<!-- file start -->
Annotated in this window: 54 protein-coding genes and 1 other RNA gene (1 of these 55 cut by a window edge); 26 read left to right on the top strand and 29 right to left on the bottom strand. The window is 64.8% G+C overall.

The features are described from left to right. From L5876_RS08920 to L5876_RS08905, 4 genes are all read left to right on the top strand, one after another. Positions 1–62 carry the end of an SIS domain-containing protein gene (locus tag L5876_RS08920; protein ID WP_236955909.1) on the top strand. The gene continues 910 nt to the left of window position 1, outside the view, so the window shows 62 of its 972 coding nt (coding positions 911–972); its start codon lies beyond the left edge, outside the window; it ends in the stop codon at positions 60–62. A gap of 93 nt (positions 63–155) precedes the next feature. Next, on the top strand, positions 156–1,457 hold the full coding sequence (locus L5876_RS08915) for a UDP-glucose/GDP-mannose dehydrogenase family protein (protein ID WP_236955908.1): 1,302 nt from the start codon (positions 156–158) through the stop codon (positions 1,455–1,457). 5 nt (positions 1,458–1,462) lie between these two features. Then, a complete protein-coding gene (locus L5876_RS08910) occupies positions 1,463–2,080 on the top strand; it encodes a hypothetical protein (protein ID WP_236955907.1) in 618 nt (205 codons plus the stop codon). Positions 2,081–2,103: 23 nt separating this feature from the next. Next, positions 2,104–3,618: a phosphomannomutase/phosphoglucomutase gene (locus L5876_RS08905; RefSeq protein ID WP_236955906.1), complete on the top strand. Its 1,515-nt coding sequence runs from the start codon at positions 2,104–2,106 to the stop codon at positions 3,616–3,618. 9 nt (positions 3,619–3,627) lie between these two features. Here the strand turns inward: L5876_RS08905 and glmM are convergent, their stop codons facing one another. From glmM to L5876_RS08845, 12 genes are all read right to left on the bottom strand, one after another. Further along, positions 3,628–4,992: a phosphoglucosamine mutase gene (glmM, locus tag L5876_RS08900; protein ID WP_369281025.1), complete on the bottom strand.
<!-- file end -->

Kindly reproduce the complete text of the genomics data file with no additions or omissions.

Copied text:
Annotated in this window: 54 protein-coding genes and 1 other RNA gene (1 of these 55 cut by a window edge); 26 read left to right on the top strand and 29 right to left on the bottom strand. The window is 64.8% G+C overall.

The features are described from left to right. From L5876_RS08920 to L5876_RS08905, 4 genes are all read left to right on the top strand, one after another. Positions 1–62 carry the end of an SIS domain-containing protein gene (locus tag L5876_RS08920; protein ID WP_236955909.1) on the top strand. The gene continues 910 nt to the left of window position 1, outside the view, so the window shows 62 of its 972 coding nt (coding positions 911–972); its start codon lies beyond the left edge, outside the window; it ends in the stop codon at positions 60–62. A gap of 93 nt (positions 63–155) precedes the next feature. Next, on the top strand, positions 156–1,457 hold the full coding sequence (locus L5876_RS08915) for a UDP-glucose/GDP-mannose dehydrogenase family protein (protein ID WP_236955908.1): 1,302 nt from the start codon (positions 156–158) through the stop codon (positions 1,455–1,457). 5 nt (positions 1,458–1,462) lie between these two features. Then, a complete protein-coding gene (locus L5876_RS08910) occupies positions 1,463–2,080 on the top strand; it encodes a hypothetical protein (protein ID WP_236955907.1) in 618 nt (205 codons plus the stop codon). Positions 2,081–2,103: 23 nt separating this feature from the next. Next, positions 2,104–3,618: a phosphomannomutase/phosphoglucomutase gene (locus L5876_RS08905; RefSeq protein ID WP_236955906.1), complete on the top strand. Its 1,515-nt coding sequence runs from the start codon at positions 2,104–2,106 to the stop codon at positions 3,616–3,618. 9 nt (positions 3,619–3,627) lie between these two features. Here the strand turns inward: L5876_RS08905 and glmM are convergent, their stop codons facing one another. From glmM to L5876_RS08845, 12 genes are all read right to left on the bottom strand, one after another. Further along, positions 3,628–4,992: a phosphoglucosamine mutase gene (glmM, locus tag L5876_RS08900; protein ID WP_369281025.1), complete on the bottom strand.